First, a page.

JPost: Do We Pity the Wealthy Charity Madoff Victim?

Rabbi Emanuel Feldman makes a few really incisive observations and suggestions in his JPost Op-Ed article.

In so doing he also opens up the debate we need to have about the billion dollar oxymoron in the room.

How are we supposed to relate to the wealthy-charity Madoff-Merkin victim? There are big Jewish non-profits that have lost millions and assure us that they have taken a licking but they will keep on ticking. UD blog has picked up this JPost essay about Jewish charities and invokes it as a counterpart to her questions about universities.

Indeed it always sickened me to read about the wealth-poverty of the university. We could read in one press release about the massive success of the latest fund raising campaign -- topping hundreds of millions of dollars, even billions more lately, all added to endowments. And the same day we could read in another press release about how faculty salaries had to be held down down down and tuition had to go up up up due to tight budgets.

Now we brace ourselves for all kinds of conflicting appeals from various mega-wealthy-charities. First, we are fine, not to worry. Then later, we are at sea, must have more more money.

You know, some of the authentic non-profit charities really did get wiped out by the Madoff scams. So we should pity them. Or maybe not. They invested with risk - Madoff or Merkin -- and not with no risk - US Treasuries or Municipal Bonds or CDs. That is poor poor poor judgment for a non-profit, for a charity.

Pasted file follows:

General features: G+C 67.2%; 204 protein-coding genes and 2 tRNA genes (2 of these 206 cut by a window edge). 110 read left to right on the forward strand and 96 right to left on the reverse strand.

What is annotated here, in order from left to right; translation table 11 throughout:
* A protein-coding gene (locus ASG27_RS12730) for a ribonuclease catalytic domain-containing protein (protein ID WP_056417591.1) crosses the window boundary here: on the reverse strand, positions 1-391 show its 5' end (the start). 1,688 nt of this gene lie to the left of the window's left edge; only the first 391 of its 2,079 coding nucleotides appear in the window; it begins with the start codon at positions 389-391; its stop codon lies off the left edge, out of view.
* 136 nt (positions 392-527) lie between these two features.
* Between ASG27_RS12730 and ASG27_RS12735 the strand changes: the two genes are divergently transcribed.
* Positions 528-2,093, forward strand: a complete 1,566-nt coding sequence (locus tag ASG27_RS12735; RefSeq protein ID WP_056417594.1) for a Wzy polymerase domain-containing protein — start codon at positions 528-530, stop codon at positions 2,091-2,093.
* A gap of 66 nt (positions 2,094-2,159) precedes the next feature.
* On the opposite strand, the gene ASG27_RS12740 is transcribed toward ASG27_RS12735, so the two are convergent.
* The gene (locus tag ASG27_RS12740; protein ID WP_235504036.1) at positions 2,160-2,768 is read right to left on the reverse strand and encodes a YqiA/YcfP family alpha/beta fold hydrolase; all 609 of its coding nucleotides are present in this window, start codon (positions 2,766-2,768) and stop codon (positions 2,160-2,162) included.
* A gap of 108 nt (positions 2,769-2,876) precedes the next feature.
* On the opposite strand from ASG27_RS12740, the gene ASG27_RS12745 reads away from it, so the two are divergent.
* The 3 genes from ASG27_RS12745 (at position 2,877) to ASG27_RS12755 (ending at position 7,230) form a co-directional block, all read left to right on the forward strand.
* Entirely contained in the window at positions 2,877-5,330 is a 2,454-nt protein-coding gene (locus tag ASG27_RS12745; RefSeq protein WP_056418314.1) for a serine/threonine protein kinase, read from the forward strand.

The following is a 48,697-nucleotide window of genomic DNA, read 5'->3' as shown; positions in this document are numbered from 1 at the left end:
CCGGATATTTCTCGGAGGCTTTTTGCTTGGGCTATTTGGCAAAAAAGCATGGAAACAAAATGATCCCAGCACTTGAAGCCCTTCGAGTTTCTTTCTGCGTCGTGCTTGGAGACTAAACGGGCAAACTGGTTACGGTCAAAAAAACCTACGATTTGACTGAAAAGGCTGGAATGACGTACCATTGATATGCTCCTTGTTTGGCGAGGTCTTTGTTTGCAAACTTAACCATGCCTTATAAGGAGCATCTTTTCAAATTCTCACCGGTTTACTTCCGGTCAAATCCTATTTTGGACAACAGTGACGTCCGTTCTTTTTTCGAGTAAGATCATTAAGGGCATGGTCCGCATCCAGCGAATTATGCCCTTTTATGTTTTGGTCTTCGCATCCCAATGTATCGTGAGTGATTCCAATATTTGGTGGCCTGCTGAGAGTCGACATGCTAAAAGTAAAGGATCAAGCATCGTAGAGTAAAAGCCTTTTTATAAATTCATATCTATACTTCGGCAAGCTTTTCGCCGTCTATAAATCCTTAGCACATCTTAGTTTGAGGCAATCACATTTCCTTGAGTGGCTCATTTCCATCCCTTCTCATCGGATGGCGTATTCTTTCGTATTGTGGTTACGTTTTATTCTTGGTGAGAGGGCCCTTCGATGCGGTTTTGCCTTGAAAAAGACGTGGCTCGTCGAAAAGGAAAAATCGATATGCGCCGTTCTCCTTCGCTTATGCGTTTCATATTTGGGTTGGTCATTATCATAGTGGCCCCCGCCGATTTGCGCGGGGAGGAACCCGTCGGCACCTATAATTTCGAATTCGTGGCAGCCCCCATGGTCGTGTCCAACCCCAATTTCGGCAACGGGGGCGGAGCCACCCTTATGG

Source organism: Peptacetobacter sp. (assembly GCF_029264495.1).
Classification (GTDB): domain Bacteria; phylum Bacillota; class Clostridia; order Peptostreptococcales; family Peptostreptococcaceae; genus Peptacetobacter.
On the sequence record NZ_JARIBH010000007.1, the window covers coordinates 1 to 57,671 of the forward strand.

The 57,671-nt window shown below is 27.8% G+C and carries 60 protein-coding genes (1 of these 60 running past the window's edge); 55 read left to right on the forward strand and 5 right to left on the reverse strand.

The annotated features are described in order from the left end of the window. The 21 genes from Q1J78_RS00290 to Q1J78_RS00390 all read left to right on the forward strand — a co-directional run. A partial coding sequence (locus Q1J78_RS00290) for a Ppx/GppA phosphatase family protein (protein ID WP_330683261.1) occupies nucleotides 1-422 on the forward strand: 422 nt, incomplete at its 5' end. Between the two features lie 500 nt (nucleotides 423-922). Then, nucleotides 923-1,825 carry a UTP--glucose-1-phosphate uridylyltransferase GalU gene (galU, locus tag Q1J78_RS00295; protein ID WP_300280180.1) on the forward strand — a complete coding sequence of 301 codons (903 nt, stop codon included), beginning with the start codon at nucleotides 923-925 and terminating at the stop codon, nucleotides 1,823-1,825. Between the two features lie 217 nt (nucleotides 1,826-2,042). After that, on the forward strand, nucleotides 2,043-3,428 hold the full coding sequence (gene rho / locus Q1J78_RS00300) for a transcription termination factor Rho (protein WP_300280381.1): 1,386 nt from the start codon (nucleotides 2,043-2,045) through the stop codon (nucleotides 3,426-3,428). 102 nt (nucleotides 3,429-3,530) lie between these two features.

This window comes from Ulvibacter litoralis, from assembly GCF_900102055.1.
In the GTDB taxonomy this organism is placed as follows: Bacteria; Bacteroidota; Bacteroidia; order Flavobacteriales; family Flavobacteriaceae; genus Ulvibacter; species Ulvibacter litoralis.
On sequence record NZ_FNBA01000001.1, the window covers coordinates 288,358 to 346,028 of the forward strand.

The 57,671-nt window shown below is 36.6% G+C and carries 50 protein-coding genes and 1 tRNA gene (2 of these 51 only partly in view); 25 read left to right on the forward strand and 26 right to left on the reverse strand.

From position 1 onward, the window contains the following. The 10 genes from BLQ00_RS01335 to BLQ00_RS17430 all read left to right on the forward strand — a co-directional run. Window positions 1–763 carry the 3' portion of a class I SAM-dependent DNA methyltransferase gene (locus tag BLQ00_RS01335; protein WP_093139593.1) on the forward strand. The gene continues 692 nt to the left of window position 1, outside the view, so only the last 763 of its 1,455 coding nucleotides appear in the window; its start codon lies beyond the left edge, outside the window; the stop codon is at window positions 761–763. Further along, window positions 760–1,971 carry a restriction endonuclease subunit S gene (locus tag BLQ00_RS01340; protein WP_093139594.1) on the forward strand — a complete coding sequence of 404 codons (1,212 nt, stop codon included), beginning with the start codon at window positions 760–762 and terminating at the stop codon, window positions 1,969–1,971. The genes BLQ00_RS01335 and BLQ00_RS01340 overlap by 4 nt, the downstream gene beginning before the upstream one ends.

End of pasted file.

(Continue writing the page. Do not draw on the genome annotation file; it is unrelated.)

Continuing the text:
Back when I was raising pitifully small endowments for our programs at the U of M, I could swear I was told that our Foundation invested our funds in low risk fixed income instruments that yielded minimal but stable returns.

Something very very very bad happened along the way in the past few years. Non-profits and charities went from helping the needy -- to just being so so so greedy.

Feldman opines as follows:
For example, Long Island Jewish Health Systems lost almost $6m. But not to worry, they tell us, because this was "less than 1 percent of our portfolio." Not a bad portfolio, one that exceeds the real money threshold. Yeshiva University lost $110m. This is not that serious, it says, "because it is only 8% of our endowment total, and our work will not be affected." The Jewish Community Foundation of Los Angeles lost $18m. and the Technion, Bar-Ilan University, Hebrew University and Hadassah all lost heavy millions, but they all assure us that - even though they will never recoup those millions - they are not broke and will continue to operate and function normally.

AN IMPERTINENT question keeps popping up: If these and other Jewish institutions can afford to lose hundreds of millions of dollars without any affect on their programs, this means that each of their endowment funds runs into the billions. Why, then, are these and the others who lost so much constantly asking for funds? Why are they in a perpetual fund-raising feeding frenzy? Instead of raising money constantly, perhaps they should be giving some of it away...more ideas here

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